Risk management

Human Factors Becomes the New Driving Force in Safety Evolution

Culture, not controls, will drive the next phase of industry safety evolution, said presenters at a recent HSE conference.


The tools that drive the evolution of safety in upstream oil and gas operations are shifting from “hard” to “soft,” according to presenters at the 2019 IADC Health, Safety, Environment & Training Conference, held 5–6 February in Houston.

“Safety has become the 24/365 top responsibility of everyone in the industry,” said Kevin Neveu, 2019 IADC chairman and Precision Drilling president and chief executive officer, in his keynote address to the conference’s 239 attendees.

“Many people like to say safety is a journey,” he said. “I prefer to call it an intelligently directed evolution.”

According to various presenters at the conference, that evolution has taken the industry’s definition of safety from the absence of incidents to the presence of effective safeguards. Similarly, safety-management focus has evolved from engineering and controls to culture and human-factors-based behavior; from culpability to accountability; from blame and punishment to learning and improvement; and from outcomes to a better understanding of motivating factors and their effect on decisions.                                                                                                                                  

“In the 1970s, consistency and repeatability in safety were more about luck than planning,” Neveu said. “But safety is not about luck. Today, we are bringing people and technology together for vigilance, understanding, and planning to control and prevent the situations that lead to bad outcomes.”

Human Performance and Human Factors
Sandra Adkins, safety adviser for BP, addressed the conference on human performance and human factors.

“This is not the flavor of the month,” she said, explaining that human factors can be integrated into the work that companies are already doing.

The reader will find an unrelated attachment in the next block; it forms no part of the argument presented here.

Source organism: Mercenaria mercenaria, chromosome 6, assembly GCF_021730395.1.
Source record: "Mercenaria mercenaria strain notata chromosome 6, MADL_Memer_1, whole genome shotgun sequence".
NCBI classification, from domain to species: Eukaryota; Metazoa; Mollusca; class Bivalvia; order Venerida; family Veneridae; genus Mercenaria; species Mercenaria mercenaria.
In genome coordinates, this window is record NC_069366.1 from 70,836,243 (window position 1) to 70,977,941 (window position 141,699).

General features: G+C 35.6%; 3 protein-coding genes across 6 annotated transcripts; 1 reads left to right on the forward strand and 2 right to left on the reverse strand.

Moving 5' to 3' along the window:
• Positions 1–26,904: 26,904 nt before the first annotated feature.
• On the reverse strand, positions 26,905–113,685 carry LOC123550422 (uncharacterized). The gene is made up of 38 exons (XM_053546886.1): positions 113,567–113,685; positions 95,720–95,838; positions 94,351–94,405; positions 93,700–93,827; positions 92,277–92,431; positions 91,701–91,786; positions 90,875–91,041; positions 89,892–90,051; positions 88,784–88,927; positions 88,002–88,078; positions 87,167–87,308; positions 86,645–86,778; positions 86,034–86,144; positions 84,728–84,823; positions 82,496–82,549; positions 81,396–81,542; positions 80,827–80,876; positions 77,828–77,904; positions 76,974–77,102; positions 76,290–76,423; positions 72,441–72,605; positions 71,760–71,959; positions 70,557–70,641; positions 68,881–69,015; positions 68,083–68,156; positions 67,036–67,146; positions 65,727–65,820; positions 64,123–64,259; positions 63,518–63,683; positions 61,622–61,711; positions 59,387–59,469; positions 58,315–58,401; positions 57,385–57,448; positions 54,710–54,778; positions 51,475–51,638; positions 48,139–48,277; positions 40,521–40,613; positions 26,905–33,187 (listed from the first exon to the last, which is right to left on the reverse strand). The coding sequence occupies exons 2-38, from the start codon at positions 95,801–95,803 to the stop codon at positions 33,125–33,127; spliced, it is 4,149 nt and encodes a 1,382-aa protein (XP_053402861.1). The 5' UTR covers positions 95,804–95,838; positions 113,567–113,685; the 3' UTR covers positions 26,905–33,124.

“First,” she said, “we need to do some jargon busting.”

“Human performance,” she explained, refers to outcomes, or what happens. “Human factors,” on the other hand, refers to what influences human performance—the drivers of the outcomes. The two are closely intertwined.

Among the principles of human performance are

  • People will make mistakes.
  • People’s actions are rarely malicious and usually make sense to the person at the time they are performed.
  • Mistakes are a result of underlying causes and systems related to people, plant, and process.
  • Understanding why mistakes are made will help prevent or correct them in the future, reducing the occurrence and threat of incidents.

Adkins said that human factors uses engineering, psychology, and design to enable people in the field to have more good days, leading to fewer incidents.
She introduced the BP Human Factors Investigation Toolkit and said it is helping people in her organization and beyond to think differently and develop more creative solutions. She also discussed how BP, Chevron, and Shell are working together to share best practices for the purpose of making human factors sustainable and integrating it into their organizations.

Changes and Challenges
Presenters from onshore and offshore drilling contractors, operating companies, and consulting firms addressed changes in the industry and the effects—often challenging—these have on safety. Key among these is the pace of work, which many described as overwhelming.

According to a panel of onshore drilling contractors, the pressure to perform accurately and quickly and the effect of technological advancements on drilling rigs and systems are key factors in personnel retention.

Offshore contractors have not seen the same retention issues but said they encountered learning-curve challenges when moving into areas with stringent local workforce requirements.

Inexperience and knowledge gaps are prevalent across all operations, and many presenters agreed that processes are needed to combat these. However, they also said that the processes need to be more risk-based and less prescriptive and need to align with priorities.

Presenters and audience members agreed that young recruits, who have used hand-held devices almost since birth, are guiding their teams’ digital-technology adoption and application.

Culture Is the Constant
Throughout the 2-day conference, the importance of culture was a constant theme. Speaking on the effect of culture on performance, Dave Massey, president of the REACH Group, pointed out that culture is the one thing that no company can copy from another.

“It is who you are and the way you do things,” he said.

Leaders must manage culture through their words and actions and must ensure that what goes on in any location and any operation, whether they are present or not, is consistent with the culture they want to achieve.

“If you don’t manage culture, it will manage you,” Massey said.

Having the right policies and procedures in place will not necessarily guide behaviors.

“Only when you have common language, values, and standards can you have cohesive culture,” Massey said, quoting Harvard Business Review.

“Culture eats strategy for breakfast.”